It appears the FBI is following up after the state auditor’s office found that a Kentucky county attorney gave his wife bonuses totaling $126,500 in two years.

The audit found that Lawrence County Attorney Mike Hogan gave a total of $134,500 in bonuses to staff members between July 1, 2017 and June 30, 2019 from delinquent tax fees, but that nearly all the money went to Hogan’s wife, a legal secretary in his office.

The audit also said the county attorney’s office used public funds to pay for an advertisement for Hogan’s private practice.

Auditor Mike Harmon’s office said awarding bonuses from public funds can run afoul of the state Constitution, and also could violate the local ethics code.

The office referred the findings to the FBI, the Internal Revenue Service, Attorney General Daniel Cameron, the state Revenue Department and the county ethics board.

On Thursday, Katie Anderson, a spokeswoman for the FBI in Kentucky, confirmed agents were “conducting judicially authorized activity” at the Lawrence County child support office.

Hogan and other county attorneys in Kentucky handle child-support collections. The address Anderson cited matches that of Hogan’s law office in Louisa in several internet directories.

Activity authorized by a judge could include serving a search warrant.

Efforts to reach Hogan Thursday afternoon and Friday morning were not successful.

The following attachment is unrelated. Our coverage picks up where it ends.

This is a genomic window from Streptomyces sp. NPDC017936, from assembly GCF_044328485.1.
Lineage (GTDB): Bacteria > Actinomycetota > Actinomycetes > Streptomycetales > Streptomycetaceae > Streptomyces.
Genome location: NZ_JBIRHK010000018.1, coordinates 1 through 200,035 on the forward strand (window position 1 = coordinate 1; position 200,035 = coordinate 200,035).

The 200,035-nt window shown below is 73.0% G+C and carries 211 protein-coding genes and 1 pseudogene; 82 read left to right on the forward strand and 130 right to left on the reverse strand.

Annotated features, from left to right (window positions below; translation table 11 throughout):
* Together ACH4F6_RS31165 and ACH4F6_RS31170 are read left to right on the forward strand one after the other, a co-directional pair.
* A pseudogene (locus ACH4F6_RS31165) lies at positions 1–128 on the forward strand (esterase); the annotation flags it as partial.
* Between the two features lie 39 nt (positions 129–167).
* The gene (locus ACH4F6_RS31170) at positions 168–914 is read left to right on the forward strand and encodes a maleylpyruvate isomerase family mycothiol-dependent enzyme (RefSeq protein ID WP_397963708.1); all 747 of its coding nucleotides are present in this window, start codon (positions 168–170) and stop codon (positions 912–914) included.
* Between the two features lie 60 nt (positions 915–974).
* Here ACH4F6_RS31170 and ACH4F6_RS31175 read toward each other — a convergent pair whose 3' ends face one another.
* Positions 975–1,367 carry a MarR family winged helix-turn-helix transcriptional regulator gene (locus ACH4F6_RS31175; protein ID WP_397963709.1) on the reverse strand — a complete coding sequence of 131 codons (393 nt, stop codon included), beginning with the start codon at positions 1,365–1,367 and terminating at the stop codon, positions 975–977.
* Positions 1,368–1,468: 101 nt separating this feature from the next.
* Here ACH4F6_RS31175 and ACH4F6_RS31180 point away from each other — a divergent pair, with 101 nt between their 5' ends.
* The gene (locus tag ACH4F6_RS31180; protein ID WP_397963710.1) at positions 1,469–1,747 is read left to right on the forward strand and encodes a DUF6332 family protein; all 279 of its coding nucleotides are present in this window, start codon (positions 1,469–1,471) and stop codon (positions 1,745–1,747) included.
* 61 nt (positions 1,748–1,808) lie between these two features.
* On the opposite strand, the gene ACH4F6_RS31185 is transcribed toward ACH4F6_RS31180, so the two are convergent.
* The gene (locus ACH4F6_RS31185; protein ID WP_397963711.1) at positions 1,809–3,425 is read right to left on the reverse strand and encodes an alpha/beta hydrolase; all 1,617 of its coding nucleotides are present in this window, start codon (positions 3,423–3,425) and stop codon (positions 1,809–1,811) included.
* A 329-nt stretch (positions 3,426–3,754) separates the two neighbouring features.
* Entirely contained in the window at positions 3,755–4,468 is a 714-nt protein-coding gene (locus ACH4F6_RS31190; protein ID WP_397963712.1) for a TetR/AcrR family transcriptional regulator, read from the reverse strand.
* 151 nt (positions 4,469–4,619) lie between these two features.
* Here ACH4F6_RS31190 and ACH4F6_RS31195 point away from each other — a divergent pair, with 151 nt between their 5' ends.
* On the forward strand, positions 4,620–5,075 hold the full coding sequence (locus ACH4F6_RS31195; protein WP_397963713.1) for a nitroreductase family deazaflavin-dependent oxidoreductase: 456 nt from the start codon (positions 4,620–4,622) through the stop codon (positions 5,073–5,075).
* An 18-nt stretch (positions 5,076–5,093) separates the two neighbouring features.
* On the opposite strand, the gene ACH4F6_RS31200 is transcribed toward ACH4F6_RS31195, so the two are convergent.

Anderson said the FBI couldn’t provide any additional information.

Hogan said earlier, in response to the state audit, that his wife served a key role in his office.

The bonus payments to her were “honest pay for honest work that clearly benefited the public in the form of compensating an exemplary employee who goes above and beyond to serve the office and the people of Lawrence County at a consistently high level,” Hogan said.

Hogan said the local ethics commission had determined his wife was the best qualified person for the job, and that the bonuses to her were within the law.

However, he said he would end bonus payments from the delinquent tax fund.

Hogan has been Lawrence County attorney since 2003. County attorneys carry out a number of functions, including prosecuting misdemeanor crimes and traffic offenses, helping collect delinquent taxes, collecting child support and advising county fiscal courts on legal matters.

Hogan ran unsuccessfully for lieutenant governor in the May 2019 Republican primary on a ticket with state Rep. Robert Goforth.

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